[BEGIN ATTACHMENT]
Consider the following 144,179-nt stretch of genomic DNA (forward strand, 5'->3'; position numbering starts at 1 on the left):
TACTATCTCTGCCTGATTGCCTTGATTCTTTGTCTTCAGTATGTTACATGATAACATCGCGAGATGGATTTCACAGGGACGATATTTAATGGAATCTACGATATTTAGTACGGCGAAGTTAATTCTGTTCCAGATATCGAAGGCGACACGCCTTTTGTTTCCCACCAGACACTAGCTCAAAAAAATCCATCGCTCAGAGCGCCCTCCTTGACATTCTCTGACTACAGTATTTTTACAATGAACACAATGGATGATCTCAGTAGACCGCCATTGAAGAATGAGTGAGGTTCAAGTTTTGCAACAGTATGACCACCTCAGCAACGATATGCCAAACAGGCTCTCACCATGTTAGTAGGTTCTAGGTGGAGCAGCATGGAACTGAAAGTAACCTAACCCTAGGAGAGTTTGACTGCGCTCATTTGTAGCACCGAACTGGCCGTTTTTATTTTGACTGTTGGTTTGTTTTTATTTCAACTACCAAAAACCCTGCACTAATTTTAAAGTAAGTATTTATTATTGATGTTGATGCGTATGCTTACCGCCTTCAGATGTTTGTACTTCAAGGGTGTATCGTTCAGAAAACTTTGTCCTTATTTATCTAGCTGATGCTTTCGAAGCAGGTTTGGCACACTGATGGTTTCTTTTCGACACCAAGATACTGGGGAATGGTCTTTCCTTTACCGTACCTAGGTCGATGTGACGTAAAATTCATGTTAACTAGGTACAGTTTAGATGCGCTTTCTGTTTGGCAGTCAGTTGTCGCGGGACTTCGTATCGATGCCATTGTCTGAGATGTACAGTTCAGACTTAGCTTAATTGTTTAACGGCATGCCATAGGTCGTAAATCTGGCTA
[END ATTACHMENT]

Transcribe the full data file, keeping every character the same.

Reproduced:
Consider the following 144,179-nt stretch of genomic DNA (forward strand, 5'->3'; position numbering starts at 1 on the left):
TACTATCTCTGCCTGATTGCCTTGATTCTTTGTCTTCAGTATGTTACATGATAACATCGCGAGATGGATTTCACAGGGACGATATTTAATGGAATCTACGATATTTAGTACGGCGAAGTTAATTCTGTTCCAGATATCGAAGGCGACACGCCTTTTGTTTCCCACCAGACACTAGCTCAAAAAAATCCATCGCTCAGAGCGCCCTCCTTGACATTCTCTGACTACAGTATTTTTACAATGAACACAATGGATGATCTCAGTAGACCGCCATTGAAGAATGAGTGAGGTTCAAGTTTTGCAACAGTATGACCACCTCAGCAACGATATGCCAAACAGGCTCTCACCATGTTAGTAGGTTCTAGGTGGAGCAGCATGGAACTGAAAGTAACCTAACCCTAGGAGAGTTTGACTGCGCTCATTTGTAGCACCGAACTGGCCGTTTTTATTTTGACTGTTGGTTTGTTTTTATTTCAACTACCAAAAACCCTGCACTAATTTTAAAGTAAGTATTTATTATTGATGTTGATGCGTATGCTTACCGCCTTCAGATGTTTGTACTTCAAGGGTGTATCGTTCAGAAAACTTTGTCCTTATTTATCTAGCTGATGCTTTCGAAGCAGGTTTGGCACACTGATGGTTTCTTTTCGACACCAAGATACTGGGGAATGGTCTTTCCTTTACCGTACCTAGGTCGATGTGACGTAAAATTCATGTTAACTAGGTACAGTTTAGATGCGCTTTCTGTTTGGCAGTCAGTTGTCGCGGGACTTCGTATCGATGCCATTGTCTGAGATGTACAGTTCAGACTTAGCTTAATTGTTTAACGGCATGCCATAGGTCGTAAATCTGGCTA